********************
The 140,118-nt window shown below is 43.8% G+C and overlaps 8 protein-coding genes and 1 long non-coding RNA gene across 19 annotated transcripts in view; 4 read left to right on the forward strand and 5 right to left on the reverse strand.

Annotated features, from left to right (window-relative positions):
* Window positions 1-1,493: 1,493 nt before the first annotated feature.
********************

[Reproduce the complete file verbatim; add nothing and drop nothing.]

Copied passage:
The 140,118-nt window shown below is 43.8% G+C and overlaps 8 protein-coding genes and 1 long non-coding RNA gene across 19 annotated transcripts in view; 4 read left to right on the forward strand and 5 right to left on the reverse strand.

Annotated features, from left to right (window-relative positions):
* Window positions 1-1,493: 1,493 nt before the first annotated feature.